Limited impact on oil prices for now

CGS-CIMB Research said Opec would “take additional measures” to “support market stability” if needed following the conflict in the Middle East.

PETALING JAYA: The Gaza-based Hamas and Israel conflict that began on Oct 7 should have a limited effect on the disruption of global oil supplies for now, according to CGS-CIMB Research.

The research house said Brent crude futures peaked at just US$88 per barrel on Oct 9, which is lower than the average price of US$92 per barrel for last month.

Saudi Arabia has also announced that it would continue its voluntary one million barrels per day (mbpd) oil production cut into December 2023, with Russia also retaining its crude exports cuts of 0.3 mbpd also into the final month of the year.

Oil prices appeaed to be bounded by “higher for longer” US interest rates, according to the research house, although in the worst-case scenario, the ongoing conflict may encourage Lebanese group Hezbollah to enter the war, which may compel Israel to strike Iran, since the latter is backing both Hamas and Hezbollah.

CGS-CIMB Research said: “Reuters reported that the United States and Israel have not found any evidence that Iran actively participated in the Hamas attack apart from providing moral support.

“Any conflict with Hezbollah has so far been limited and therefore, a widening of the conflict is not our base case market expectation.”

The research house pointed out that on Tuesday, the Organisation of the Petroleum Exporting Countries and allies (Opec+) would “take additional measures” to “support market stability” if needed following the conflict in the Middle East.

CGS-CIMB Reseach said the statement implied that ongoing production cuts by major producers such as Saudi Arabia may be scaled back ahead of schedule, should the conflict widen to encompass Iran.

“Israel produces almost no crude oil or condensate, and its gas exports of 9.2 billion cubic metres (bcm) in 2022 only made up 0.9% of the global gas trade of 1,022 bcm, according to oil major BP plc and data provider Standard & Poor’s.

“In summary, the Hamas-Israel conflict, as it stands today, may be insufficient to support a major rally in oil prices,” it added.

Having discounted a significant oil price increase, the research unit said the direct beneficiaries of any oil price rally would include Hibiscus Petroleum Bhd and Dialog Group Bhd.

CGS-CIMB Research is estimating that every US$1 per barrel increase in the crude oil selling price may increase its forecast for Dialog’s core net profit for the financial year ending June 2024 by 1% and the indirect beneficiaries would include service companies such as Velesto Energy Bhd which operates jack-up drilling rigs, and Dayang Enterprise Holdings Bhd which has exposure to offshore maintenance and offshore support vessels.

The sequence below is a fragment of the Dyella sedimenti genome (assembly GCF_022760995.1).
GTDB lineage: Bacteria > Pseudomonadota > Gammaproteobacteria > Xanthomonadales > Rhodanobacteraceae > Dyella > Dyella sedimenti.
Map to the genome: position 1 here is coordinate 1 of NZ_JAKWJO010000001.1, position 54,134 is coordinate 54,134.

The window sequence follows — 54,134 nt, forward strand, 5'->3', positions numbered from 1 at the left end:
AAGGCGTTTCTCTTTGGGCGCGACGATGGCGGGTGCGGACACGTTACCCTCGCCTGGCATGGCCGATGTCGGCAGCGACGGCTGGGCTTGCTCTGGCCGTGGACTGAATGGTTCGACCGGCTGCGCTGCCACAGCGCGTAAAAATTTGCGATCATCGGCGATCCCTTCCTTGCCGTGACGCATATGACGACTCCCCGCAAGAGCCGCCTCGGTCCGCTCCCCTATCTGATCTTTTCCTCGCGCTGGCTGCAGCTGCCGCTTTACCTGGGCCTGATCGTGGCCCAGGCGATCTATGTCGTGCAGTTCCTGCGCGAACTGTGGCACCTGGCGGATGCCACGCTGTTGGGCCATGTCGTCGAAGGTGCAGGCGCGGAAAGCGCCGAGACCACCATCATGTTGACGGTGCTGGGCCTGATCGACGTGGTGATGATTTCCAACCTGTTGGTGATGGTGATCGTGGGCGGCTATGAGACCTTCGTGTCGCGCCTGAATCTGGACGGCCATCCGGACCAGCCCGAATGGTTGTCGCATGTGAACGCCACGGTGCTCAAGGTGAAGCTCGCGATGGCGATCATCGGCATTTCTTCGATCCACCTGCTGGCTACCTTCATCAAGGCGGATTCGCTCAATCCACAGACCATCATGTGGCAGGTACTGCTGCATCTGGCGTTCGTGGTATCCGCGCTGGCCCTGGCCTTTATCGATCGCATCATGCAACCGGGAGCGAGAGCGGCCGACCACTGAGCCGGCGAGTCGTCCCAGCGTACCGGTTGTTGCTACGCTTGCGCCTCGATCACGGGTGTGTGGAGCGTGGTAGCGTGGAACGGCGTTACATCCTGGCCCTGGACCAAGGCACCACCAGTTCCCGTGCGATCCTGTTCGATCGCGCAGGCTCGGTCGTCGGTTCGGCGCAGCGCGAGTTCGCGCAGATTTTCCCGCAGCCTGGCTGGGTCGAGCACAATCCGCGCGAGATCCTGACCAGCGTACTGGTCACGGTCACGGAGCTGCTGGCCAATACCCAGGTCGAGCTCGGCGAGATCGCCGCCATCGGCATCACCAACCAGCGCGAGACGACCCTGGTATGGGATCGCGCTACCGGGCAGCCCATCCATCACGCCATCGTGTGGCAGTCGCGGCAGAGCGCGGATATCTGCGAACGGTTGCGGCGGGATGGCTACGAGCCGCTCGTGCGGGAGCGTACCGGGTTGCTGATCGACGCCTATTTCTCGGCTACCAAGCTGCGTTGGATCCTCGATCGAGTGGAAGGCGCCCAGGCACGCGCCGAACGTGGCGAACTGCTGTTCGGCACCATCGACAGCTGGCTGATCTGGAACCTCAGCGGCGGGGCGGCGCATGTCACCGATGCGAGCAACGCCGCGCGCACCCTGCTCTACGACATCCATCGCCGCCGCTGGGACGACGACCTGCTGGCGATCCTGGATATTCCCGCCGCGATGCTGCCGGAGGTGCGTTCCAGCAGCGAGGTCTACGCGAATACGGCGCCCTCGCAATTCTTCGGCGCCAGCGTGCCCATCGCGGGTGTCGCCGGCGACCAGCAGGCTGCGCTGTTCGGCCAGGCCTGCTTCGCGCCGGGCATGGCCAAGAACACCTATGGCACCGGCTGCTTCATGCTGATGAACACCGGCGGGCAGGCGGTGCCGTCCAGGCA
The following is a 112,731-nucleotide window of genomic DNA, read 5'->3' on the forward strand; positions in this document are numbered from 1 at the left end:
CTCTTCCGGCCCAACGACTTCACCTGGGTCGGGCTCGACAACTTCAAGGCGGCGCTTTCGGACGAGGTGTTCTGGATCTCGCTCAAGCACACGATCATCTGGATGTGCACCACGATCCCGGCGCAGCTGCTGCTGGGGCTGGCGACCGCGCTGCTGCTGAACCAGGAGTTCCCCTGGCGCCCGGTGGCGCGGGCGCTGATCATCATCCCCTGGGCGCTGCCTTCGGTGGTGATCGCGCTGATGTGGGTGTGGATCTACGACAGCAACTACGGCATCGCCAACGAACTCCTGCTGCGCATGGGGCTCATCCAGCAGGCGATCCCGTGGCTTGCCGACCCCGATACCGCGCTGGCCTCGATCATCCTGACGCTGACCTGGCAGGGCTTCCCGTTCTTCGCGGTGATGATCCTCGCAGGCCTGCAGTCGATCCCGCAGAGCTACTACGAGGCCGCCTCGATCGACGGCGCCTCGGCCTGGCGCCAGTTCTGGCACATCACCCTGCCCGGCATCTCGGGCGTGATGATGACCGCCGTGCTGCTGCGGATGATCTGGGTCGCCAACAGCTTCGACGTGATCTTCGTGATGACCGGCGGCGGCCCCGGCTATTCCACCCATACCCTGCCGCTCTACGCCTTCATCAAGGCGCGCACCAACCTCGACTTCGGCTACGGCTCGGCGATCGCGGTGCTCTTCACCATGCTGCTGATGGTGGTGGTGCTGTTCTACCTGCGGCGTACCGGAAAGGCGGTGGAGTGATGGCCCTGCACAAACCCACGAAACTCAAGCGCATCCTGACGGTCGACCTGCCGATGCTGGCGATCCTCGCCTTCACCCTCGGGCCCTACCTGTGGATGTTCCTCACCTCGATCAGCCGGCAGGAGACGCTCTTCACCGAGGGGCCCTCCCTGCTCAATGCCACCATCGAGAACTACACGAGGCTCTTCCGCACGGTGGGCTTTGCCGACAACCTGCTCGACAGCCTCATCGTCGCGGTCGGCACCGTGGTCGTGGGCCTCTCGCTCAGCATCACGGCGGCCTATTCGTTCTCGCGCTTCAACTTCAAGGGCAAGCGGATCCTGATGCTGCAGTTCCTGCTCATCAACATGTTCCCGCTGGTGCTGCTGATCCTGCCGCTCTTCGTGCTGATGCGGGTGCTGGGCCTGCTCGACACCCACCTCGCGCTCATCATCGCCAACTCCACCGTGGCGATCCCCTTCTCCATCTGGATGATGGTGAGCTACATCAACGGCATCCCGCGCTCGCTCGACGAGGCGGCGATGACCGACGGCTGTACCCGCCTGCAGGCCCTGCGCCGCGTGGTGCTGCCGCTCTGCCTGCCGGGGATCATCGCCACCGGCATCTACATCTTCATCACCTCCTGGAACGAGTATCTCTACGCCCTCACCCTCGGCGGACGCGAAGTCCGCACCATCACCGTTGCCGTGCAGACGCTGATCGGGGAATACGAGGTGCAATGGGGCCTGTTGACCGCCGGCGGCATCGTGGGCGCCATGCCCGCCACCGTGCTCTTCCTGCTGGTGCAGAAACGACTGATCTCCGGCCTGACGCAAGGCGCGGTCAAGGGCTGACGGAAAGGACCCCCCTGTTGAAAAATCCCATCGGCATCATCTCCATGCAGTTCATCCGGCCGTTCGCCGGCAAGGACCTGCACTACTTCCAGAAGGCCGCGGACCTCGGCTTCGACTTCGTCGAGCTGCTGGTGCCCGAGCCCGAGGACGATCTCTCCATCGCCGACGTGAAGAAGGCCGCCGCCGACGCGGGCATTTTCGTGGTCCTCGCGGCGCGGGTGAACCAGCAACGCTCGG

Meanwhile, it said floating production storage and offloading (FPSO) companies like Yinson Holdings Bhd and Bumi Armada Bhd are unlikely to see incremental contribution to their earnings in the near-term given the fixed-rate nature of FPSO charters, but could benefit in the long-term from increased capital expenditure by upstream companies.

Petronas Chemicals Group Bhd is also a beneficiary of higher oil prices, as its Kertih complex that enjoys fixed feedstock prices may gain from higher selling prices of its polymer output.

“However, the picture is muddied once its naphtha-based Pengerang units begin commercial operations as naphtha-based petrochemical companies are making cash losses currently,” the research outfit projected.

On the perspective of the targeted fuel subsidy initiative, CGS-CIMB Research said Petronas Dagangan Bhd could see lower sales volumes if the government reduced the availability of petrol and diesel subsidies next year, which would likely expose consumers to the high prices for transportation fuels.

An economist of a local research house echoed CGS-CIMB Research’s view, telling StarBiz that it might still be too soon to impute any of the Israeli-Palestinian conflict into the global oil price movement until a clearer picture emerges, most likely by the end of October, especially since Opec+ has voiced out on the matter.

“If Opec+ has stepped in and committed to market stabilisation, at least that is a good sign as far as worldwide or local inflation is concerned,” he said.

The economist highlighted that the more immediate factor likely to influence inflation in Malaysia is the tabling of Budget 2024 tomorrow.

Head of research of Maybank Securities Thilan Wickramasinghe said oil prices could elevate on the current tension in the Middle East, which would increase safe haven flows to the US dollar, creating inflationary pressures for Singapore.

“In terms of impact, we think that higher energy costs could lead to immediate increases to operating costs for sectors such as transportation and utilities.

“Sectors dependent on commodity inputs, for example, food and beverage, as well as agricultural stocks, could feel secondary impacts due to higher fertiliser costs and increases in other raw material expenses,” he said.

He said higher costs could drive momentum for companies and countries building energy independence and diversifying risks, and could also be supportive of the offshore and marine as well as oil and gas sectors besides companies developing alternative energy strategies.

“We think the banking sector could feel the impact from an asset quality perspective with tighter operating margins and higher interest costs,” he said.

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